News, advice and information for employment practitioners, including employment and redundancy to discrimination related litigation, corporate governance and mergers and takeovers.
Striking down employment tribunal fees is a victory for the tens of thousands of people denied their rights at work.
Moves to crack down on those who break employment law were today greeted as a welcome development by the Law Society.
The Taylor review makes wide-ranging calls to reform employment law including clarifying workplace rights.
Most of us know, roughly, what our rights at work are: that our pay is a certain amount, that we should get sick days and holiday, and can't be arbitrarily fired. But for people working in the ‘gig economy’ or other less conventional working arrangements, understanding whether you're an employee with all those rights, genuinely self-employed and so must fend for yourself, or that grey "worker" area in between, is complicated.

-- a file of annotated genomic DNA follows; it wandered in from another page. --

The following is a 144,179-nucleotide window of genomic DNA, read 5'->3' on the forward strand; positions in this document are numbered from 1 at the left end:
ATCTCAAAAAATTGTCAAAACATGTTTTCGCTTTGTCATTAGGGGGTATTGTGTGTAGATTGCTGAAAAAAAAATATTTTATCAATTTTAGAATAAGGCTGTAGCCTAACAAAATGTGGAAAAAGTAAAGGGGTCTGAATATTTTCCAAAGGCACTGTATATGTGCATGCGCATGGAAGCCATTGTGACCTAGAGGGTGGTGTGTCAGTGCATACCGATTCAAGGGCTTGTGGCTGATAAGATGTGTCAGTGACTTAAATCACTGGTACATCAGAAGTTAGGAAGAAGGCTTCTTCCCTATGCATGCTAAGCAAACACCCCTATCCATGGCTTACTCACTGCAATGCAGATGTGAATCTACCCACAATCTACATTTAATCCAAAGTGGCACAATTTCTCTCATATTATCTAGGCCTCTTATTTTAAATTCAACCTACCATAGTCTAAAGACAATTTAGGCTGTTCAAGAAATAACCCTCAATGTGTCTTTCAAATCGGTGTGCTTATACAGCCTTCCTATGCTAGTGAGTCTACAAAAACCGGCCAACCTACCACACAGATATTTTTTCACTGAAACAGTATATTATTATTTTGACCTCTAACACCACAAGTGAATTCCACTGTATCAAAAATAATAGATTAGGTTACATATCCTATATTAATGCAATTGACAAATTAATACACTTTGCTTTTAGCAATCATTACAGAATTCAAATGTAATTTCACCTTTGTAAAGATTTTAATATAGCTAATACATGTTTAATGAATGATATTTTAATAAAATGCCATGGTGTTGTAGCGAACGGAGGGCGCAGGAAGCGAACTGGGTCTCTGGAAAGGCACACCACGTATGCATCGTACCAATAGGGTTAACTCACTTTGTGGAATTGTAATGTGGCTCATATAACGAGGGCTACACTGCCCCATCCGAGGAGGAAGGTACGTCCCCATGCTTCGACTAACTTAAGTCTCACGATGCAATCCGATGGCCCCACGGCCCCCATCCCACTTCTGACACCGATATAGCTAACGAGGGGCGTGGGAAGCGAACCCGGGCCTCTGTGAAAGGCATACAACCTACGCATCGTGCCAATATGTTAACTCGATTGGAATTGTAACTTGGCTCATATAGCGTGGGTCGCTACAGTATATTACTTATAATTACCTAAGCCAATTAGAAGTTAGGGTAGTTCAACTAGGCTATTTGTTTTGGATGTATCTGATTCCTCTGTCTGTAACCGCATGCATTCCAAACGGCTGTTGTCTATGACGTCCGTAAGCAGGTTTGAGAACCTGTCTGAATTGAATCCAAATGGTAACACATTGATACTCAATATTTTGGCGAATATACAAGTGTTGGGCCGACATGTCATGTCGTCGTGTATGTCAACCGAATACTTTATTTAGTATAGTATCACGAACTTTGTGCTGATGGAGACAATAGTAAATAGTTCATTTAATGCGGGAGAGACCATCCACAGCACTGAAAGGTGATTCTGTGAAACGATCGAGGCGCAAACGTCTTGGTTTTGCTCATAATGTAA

The Law Society's submission to the Independent Review of Employment Practices in the Modern Economy concentrates on two key legal aspects of the review: employment status and enforcement.
An independent government inspector to enforce workplace rights is needed to stop poor employers breaking employment laws and exploiting staff, the Law Society of England and Wales said today.
Reports that gig-economy company Deliveroo has removed a controversial clause from contracts was today welcomed by the Law Society.
Denying the impact of a massive hike in employment tribunal fees is nothing short of a wilful attempt by the MoJ to ignore the tens of thousands of people left unable to assert their workplace rights,
The Law Society has responded to the MoJ's review of the impact of employment tribunal fees.
Nick Denys talks to Nigel Mackay and Annie Powell, who ran the case for the drivers, about the clash between employment law and technology platforms.
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